Stephanie: Aren’t we lucky to do this?
How she found her purpose, gradually
Anne: We are. But, you talk about luck… If you look at what you’ve done, it’s not luck, it’s trial and error, experimentation, serving others. You had that vision—I think we’ve all had that vision—what if I had a little bookstore and I could sit in the back and write books? That’s like people who want to start a little bed and breakfast because they like baking scones. There’s a lot more involved than baking scones. You’ve learned from your experiments and trials.
One thing people don’t spend enough talking about… the period of time over which you have built what you have done. It’s not quick and easy, follow my three steps and life is beautiful. It’s gradual building.
Stephanie: I started in 2003 as an entrepreneur. So it’s been 17 years, which is nuts to me. The path is twisted and turned. If you’d asked me if I’d be doing this 20 years ago, I would have thought you were crazy. I just listened. That’s a big golden nugget for authors: listen to the audience.
Listen to the universal nudges about what you’re supposed to be doing.
Who do you want to help? It’s important for me to have purpose in my life. There was a period when I was in the middle of doing this when I struggled with, “Am I living my purpose?” Then I realized that maybe part of my purpose is to help other people achieve their purpose. That fuels me when I think about it. I’m getting to help other people get their books in the world, and marketing them and reaching bigger audiences. If I didn’t have that, this would not be nearly as fun. I need to feel like it matters.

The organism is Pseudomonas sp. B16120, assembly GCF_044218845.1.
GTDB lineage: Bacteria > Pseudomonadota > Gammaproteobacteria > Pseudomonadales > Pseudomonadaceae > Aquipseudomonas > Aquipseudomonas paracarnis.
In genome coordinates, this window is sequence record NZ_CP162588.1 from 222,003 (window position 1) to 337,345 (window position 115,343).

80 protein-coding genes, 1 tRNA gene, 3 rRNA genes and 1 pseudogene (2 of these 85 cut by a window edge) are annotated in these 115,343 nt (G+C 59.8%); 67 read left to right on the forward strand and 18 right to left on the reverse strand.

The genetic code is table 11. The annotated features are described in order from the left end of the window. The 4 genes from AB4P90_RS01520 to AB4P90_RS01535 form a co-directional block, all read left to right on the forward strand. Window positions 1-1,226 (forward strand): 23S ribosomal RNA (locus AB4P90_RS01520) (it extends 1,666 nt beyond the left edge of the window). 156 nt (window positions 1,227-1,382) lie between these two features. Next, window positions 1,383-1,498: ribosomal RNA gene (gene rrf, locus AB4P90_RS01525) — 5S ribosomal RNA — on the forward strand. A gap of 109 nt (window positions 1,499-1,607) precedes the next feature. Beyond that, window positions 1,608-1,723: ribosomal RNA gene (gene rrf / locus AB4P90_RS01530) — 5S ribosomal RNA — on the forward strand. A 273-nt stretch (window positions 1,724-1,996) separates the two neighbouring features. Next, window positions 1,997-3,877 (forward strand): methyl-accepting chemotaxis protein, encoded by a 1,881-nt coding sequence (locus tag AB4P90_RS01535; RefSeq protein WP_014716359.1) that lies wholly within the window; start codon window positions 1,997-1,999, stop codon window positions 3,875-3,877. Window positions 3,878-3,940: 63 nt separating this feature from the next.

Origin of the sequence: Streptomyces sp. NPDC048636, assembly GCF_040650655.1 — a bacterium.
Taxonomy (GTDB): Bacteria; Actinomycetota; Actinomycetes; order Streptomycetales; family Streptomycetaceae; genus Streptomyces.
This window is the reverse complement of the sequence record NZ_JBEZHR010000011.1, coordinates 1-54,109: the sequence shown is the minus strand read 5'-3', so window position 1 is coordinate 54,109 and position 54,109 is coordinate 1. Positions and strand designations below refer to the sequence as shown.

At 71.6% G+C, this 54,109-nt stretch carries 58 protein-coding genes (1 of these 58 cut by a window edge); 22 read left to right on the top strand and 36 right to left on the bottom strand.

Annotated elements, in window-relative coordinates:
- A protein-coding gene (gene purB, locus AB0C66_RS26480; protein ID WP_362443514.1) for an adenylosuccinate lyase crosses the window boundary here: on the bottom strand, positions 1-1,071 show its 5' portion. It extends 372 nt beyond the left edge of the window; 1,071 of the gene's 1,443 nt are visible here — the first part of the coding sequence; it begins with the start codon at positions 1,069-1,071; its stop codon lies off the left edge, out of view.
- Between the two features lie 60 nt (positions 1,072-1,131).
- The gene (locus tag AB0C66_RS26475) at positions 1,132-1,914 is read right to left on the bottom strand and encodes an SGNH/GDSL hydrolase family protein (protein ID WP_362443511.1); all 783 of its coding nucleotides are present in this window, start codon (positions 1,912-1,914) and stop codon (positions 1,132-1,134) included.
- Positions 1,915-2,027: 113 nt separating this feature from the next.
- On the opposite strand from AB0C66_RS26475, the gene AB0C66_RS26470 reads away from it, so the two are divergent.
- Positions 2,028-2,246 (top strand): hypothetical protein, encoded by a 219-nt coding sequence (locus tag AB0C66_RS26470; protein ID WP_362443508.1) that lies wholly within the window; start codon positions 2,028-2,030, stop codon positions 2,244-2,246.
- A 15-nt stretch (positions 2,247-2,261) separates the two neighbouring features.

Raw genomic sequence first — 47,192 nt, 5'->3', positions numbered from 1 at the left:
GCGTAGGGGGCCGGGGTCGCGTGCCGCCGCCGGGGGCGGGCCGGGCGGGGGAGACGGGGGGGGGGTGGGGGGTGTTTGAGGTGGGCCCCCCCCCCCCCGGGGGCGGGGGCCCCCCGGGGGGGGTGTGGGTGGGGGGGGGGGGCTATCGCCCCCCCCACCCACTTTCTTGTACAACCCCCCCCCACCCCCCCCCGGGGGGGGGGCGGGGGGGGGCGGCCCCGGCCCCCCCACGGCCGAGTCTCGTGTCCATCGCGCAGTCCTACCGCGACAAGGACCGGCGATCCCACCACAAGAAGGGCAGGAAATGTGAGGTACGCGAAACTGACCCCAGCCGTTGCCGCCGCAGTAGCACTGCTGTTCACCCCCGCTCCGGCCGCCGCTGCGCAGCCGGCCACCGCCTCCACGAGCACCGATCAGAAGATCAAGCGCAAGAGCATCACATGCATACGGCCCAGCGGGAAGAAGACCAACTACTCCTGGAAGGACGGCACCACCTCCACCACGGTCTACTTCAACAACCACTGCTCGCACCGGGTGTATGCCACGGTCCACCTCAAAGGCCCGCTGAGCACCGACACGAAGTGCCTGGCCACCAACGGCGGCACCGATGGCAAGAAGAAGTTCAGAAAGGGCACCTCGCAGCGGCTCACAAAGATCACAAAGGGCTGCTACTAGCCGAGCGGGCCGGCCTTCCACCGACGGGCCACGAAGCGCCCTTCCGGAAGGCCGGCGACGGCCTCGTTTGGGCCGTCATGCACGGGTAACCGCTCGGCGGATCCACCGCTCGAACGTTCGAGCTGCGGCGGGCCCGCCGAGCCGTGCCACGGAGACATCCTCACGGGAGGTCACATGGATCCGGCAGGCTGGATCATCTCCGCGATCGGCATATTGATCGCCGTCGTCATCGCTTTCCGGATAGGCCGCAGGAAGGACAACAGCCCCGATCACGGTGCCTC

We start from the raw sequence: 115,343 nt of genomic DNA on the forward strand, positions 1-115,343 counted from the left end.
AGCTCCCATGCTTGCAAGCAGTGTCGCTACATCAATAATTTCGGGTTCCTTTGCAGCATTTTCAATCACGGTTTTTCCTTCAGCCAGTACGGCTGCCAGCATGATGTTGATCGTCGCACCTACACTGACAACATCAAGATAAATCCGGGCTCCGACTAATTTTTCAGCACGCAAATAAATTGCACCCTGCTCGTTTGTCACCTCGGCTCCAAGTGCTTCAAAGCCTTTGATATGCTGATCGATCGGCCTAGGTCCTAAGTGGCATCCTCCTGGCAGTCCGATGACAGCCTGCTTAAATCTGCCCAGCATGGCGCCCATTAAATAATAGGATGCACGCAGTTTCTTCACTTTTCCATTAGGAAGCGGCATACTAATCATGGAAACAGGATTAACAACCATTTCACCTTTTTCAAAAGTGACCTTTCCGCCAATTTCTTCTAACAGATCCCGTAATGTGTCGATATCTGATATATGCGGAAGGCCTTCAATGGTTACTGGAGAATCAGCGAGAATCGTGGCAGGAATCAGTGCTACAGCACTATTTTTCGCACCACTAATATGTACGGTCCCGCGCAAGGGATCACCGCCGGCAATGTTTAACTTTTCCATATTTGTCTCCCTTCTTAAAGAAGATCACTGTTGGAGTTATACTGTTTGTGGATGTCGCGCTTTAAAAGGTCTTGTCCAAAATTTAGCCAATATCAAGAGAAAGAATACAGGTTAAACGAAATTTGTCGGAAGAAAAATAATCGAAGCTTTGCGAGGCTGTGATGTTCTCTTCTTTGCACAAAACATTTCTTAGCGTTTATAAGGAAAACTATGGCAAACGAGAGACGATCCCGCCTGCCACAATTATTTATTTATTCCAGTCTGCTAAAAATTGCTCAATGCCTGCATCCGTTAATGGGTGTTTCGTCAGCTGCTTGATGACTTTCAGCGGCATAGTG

Anne: Yes. And sometimes the way that we matter is by enabling other people to matter. We don’t get to necessarily define exactly what our impact is going to be on the world. We keep acting and hoping it plays out.
What’s been anything surprising about this adventure?
Stephanie: All of it. I didn’t expect to be here. I never really set out to be a speaker. That was something I had to accept.
Anne: You do very well. I’ve heard you speak.
Stephanie: That’s a good message, too. We can learn to do all of this stuff. You don’t have to be natural at it. There are a lot of people who love speaking. They live for it. I’m not one of those people. I had to learn the skill. You can teach yourself to be a writer. You can teach yourself to be a marketer. The resources are there.
Anne: More probably right now than at any point in recorded history – everything you need, if you have the time and energy and are willing to climb up that learning curve.
At the same time, it’s important for authors to remember that while they can learn everything, they can’t learn everything all at once.
Stephanie: It’s a huge industry. There’s so much. It can be incredibly overwhelming to embark on publishing. It’s normal to be overwhelmed by this industry.
Anne: Yes, you need to pick it off bit by bit and learn what you need as you go. You started out traditionally published. You are now running your own publishing company. You are an indie publisher: you have published your own books and help other authors publish theirs. Do you think of yourself as an indie publisher or hybrid press? I know these terms are all so nebulous.
Stephanie: I’ve always called us a custom publishing firm, but it’s all the same. We’re a hybrid. We work with indie authors, they retain their rights. That’s important to me.
Anne: And what a time it’s been to be in publishing.